For some reason, this story basically disappeared. And that’s exactly how the Bush Administration wanted it. By using economic power instead of legal power, they made sure there was little if any knowledge or protest about their actions.

The power of the pocketbook — be it the U.S. government’s or Bill Gates’ — is not new. That these are the people who can control our history by controlling what information the world sees is scary, indeed.

I recommend that someone in the news media petition the Obama Administration to release these images, much as President Obama allowed the photographing of coffins arriving home from war. We need to see what we have wrought. We bought this war, we need to see the damage we caused.

And let me add a final word of caution: we can petition the government to release these images. We can use FOIA requests, the news media can make an argument about the First Amendment. We have no such recourse with the Bill Gates images. None.

Next invasion, wait for Son of Dick Cheney to get Bill Gates to buy (and bury) satellite images on the government’s behalf.

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Filed under Afghanistan War, media, media manipulation

Emily Miller’s Pro-Gun Memoir Can Now Be Found In The Fiction Aisle

[UPDATE]: Welcome Crooks & Liars!

It seems Emily’s books is getting some creative book reviews over at Amazon. Hilarious.

———————————————————

Oh, dear:

A document from the D.C. police department shows that Emily Miller, the chief investigative reporter for WTTG-TV (Fox 5), didn’t fall victim to a home invasion on New Year’s Day 2010 as she has told various interviewers in recent years, including some gun-rights lobbying groups. Instead, Miller spotted someone leaving the property as she returned from walking a dog.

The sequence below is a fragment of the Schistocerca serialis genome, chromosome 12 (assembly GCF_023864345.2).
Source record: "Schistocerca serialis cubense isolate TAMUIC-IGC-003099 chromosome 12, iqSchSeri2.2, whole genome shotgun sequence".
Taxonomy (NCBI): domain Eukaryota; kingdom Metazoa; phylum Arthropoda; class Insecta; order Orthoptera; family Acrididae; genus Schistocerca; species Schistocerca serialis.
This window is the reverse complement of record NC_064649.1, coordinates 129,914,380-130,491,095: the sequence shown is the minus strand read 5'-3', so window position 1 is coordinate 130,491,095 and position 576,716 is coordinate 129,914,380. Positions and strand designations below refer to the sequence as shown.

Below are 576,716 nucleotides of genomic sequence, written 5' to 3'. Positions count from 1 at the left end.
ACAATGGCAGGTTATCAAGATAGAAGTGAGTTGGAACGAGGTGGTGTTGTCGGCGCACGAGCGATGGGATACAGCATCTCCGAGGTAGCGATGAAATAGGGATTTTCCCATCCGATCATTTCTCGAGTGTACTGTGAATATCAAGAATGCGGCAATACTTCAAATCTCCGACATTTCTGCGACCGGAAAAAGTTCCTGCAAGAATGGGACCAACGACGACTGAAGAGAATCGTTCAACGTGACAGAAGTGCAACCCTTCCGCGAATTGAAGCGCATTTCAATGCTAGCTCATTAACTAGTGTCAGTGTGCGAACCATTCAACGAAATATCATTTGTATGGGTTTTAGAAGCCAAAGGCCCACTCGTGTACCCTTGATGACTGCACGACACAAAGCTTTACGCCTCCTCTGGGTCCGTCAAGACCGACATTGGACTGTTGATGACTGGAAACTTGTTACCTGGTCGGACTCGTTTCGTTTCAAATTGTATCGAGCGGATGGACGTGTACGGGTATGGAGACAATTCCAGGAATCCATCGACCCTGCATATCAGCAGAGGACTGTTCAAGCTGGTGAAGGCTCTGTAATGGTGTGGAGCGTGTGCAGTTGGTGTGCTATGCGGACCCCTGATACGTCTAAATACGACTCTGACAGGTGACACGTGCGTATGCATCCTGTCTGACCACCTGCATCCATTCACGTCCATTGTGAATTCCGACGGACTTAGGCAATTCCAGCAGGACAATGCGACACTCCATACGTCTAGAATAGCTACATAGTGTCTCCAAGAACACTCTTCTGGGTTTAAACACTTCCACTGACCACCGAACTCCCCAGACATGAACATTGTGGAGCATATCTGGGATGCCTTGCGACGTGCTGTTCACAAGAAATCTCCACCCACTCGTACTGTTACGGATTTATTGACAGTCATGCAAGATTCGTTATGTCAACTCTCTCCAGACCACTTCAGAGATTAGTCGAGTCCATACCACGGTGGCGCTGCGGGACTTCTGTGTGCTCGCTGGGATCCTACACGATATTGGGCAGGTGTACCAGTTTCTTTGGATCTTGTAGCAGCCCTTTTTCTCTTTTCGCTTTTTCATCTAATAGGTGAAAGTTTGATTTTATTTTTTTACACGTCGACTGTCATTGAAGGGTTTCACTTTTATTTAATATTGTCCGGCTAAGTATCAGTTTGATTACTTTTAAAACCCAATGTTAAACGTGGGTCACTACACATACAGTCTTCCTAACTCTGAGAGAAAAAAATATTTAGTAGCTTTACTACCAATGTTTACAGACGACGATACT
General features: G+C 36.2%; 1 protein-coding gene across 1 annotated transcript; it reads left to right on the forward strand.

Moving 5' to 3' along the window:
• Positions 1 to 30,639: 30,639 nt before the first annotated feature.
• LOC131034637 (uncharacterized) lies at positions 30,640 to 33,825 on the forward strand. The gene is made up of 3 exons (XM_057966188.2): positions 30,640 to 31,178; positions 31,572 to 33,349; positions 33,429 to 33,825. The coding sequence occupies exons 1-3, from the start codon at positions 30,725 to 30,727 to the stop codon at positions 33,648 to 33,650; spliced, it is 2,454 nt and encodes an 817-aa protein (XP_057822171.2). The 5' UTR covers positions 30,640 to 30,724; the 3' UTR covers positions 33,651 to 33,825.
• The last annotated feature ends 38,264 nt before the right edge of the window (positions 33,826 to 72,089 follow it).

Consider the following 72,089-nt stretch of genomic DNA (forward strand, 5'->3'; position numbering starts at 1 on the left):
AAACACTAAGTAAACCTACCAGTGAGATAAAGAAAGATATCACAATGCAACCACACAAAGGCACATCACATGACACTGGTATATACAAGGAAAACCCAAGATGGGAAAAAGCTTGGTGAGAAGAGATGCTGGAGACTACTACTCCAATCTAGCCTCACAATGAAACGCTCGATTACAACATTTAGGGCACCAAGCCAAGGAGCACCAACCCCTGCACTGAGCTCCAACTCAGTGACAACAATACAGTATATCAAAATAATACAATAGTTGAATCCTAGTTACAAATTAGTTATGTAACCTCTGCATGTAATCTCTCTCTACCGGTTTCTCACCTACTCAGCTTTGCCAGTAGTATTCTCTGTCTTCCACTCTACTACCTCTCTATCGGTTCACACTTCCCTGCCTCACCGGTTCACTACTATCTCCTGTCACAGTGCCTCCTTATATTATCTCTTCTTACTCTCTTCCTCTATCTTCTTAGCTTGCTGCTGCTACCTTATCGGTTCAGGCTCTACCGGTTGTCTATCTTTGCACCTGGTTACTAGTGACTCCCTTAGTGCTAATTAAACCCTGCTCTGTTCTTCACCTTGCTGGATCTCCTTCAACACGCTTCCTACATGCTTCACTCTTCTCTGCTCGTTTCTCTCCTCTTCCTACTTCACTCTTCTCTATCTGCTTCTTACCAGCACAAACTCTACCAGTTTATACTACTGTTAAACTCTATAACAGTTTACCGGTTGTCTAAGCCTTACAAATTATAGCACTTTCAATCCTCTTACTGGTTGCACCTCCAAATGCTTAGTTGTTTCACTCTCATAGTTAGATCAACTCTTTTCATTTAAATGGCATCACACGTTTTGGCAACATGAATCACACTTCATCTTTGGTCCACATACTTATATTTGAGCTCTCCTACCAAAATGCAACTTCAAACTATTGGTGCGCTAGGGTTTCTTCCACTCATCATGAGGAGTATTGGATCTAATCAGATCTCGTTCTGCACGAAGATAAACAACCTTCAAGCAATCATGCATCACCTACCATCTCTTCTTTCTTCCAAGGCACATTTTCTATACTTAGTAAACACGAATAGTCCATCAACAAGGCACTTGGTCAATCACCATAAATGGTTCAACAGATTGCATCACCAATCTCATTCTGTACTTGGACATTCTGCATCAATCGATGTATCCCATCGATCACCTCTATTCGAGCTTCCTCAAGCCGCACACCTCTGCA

Emily Miller has made quite a career out of pimping her tragedy, shilling for the NRA and writing the hilariously named “memoir” Emily Gets Her Gun: …But Obama Wants to Take Yours. And now it’s looking like her tragic story of being accosted by 15 — fifteen! — drug addicts in a “terrifying” home invasion was all made up.

Here’s what she said:

As noted in this blog last week, Miller would subsequently tell far more scary versions of this encounter to gun groups and others. In an “NRA All Access” interview, for instance, Miller stated that “a man — the police believed to be a drug addict — got into the house and started robbing it. So when I came back into the house, he was in there robbing.” The sleek NRA presentation furnishes a reenactment of the scene, complete with night lighting, even though the event occurred just after 3 p.m., according to the supplemental D.C. police report.

On several occasions, Miller has stated that she was a “victim of a home invasion,” including at a Feb. 10 speech in Annapolis to assist gun-rights groups in lobbying against gun-control restrictions. A common understanding of “home invasion” is a terror-laden crime in which intruders burst into a residence and (in most cases) do bodily harm to the occupants.

[…]

There’s more. In recounting the episode, Miller has claimed that she confronted a veritable crime syndicate.